The ProtonMail developers have dropped the phrase “we do not collect IP addresses”. Because they collect
A few days ago, a whole scandal erupted around the protected, as many thought, email ProtonMail – the service developers provided Swiss law enforcement with the personal data of some users who were subsequently arrested in France. And we are not talking about arms dealers or terrorists, but about members of the “green” movement Youth for Climate, who advocate a clean environment. Unfortunately, as soon as the French authorities sent a request to Switzerland, Proton Technologies employees gave them the IP addresses of the activists.
Naturally, this raised certain questions from active users of the service, because the developers of secure mail promised maximum confidentiality and privacy. Moreover, the ProtonMail user agreement clearly stated:
“By default, we do not keep any IP logs which can be linked to your anonymous email account.”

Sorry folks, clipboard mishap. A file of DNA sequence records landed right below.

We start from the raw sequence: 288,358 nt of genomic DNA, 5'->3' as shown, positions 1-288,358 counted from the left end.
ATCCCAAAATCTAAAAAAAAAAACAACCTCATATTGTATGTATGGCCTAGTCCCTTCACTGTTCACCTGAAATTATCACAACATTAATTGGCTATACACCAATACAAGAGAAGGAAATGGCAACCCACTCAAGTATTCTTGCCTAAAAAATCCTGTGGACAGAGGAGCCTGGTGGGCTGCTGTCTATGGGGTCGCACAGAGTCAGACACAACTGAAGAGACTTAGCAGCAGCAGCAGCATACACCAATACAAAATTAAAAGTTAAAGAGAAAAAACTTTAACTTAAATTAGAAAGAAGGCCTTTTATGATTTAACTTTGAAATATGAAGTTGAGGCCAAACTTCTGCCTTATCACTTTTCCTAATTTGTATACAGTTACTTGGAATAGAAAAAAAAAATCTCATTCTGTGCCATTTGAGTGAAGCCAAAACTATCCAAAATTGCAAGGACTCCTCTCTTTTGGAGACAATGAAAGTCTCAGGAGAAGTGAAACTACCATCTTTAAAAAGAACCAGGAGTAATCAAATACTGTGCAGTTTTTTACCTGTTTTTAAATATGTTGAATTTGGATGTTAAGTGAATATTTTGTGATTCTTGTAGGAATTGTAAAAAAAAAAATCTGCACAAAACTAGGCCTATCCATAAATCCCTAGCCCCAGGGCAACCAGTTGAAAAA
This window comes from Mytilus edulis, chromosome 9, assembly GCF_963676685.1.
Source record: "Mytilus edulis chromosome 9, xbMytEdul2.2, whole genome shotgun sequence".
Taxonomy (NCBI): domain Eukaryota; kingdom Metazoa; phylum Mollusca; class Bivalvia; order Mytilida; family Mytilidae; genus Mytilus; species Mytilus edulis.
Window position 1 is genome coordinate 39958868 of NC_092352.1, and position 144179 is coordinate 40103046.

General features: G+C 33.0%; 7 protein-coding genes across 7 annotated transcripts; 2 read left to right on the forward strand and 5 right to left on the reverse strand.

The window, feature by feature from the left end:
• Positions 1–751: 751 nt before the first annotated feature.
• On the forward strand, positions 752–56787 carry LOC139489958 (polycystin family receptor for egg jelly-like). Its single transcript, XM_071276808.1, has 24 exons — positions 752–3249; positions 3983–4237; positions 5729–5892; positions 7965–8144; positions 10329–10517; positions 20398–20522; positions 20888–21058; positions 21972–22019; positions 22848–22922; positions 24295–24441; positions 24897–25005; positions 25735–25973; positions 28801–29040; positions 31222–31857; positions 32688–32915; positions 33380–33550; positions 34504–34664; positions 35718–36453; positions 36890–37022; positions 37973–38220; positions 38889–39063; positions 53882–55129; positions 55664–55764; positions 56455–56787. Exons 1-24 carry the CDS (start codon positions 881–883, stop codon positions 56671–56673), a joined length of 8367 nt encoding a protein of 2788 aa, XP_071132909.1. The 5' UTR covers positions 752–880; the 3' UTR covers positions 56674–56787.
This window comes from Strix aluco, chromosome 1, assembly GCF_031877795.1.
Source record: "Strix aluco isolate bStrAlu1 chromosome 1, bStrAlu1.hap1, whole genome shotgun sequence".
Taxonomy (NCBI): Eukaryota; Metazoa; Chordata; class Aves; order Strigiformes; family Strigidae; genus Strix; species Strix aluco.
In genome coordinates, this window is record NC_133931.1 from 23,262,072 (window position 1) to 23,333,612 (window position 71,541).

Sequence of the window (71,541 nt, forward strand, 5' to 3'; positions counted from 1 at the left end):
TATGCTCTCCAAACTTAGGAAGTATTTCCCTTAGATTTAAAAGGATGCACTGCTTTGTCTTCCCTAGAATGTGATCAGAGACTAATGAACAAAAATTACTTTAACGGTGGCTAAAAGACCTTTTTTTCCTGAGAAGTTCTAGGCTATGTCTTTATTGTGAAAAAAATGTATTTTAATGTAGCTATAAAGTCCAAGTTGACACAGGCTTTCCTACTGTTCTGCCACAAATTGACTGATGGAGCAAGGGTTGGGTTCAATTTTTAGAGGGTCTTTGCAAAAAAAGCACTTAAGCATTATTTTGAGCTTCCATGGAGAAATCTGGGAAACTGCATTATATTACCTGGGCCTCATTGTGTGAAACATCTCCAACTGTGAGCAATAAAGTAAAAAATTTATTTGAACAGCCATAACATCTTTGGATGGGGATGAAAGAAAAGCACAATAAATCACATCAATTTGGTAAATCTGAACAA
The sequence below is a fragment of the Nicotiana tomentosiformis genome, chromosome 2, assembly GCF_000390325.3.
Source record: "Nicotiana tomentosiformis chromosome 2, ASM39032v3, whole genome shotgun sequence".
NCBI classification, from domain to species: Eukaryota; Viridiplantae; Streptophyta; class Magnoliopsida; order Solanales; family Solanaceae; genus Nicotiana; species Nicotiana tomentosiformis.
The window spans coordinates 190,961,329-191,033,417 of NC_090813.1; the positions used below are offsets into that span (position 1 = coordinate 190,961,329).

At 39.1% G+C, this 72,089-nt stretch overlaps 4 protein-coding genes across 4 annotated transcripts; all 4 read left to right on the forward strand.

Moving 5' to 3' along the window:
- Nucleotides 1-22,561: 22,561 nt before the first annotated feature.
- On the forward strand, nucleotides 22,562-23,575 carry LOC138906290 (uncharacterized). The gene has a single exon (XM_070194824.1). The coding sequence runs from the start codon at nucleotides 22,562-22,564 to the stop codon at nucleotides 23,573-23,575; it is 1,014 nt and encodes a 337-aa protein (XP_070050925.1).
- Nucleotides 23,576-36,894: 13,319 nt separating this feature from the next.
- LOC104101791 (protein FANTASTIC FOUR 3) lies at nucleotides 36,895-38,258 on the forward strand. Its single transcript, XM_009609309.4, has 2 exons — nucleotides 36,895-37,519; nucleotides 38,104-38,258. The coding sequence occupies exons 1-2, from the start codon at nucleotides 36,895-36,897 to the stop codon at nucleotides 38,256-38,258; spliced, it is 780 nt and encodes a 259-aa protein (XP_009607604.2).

Based on this information, ProtonMail employees would not have been able to provide the French authorities with the IP addresses of specific users, because the service, in theory, should not have them. Soon after the scandal, Andy Yen, the head of Proton Technologies, explained that in fact the service still registers and stores the IP addresses of users, but not all, but only a few. How exactly the service defines these “some” he did not explain, and yesterday evening, September 7, they decided to rewrite the user agreement of the postal service. Now, instead of a promise not to collect IP addresses, it says:
“ProtonMail is email that respects privacy and puts people (not advertisers) first” (ProtonMail is an email that respects privacy and puts people (not advertisers) first).
That is, the developers of the once most popular secure mail service have officially recognized that they collect IP addresses, and they are provided to the authorities on demand, which calls into question the reliability of this project.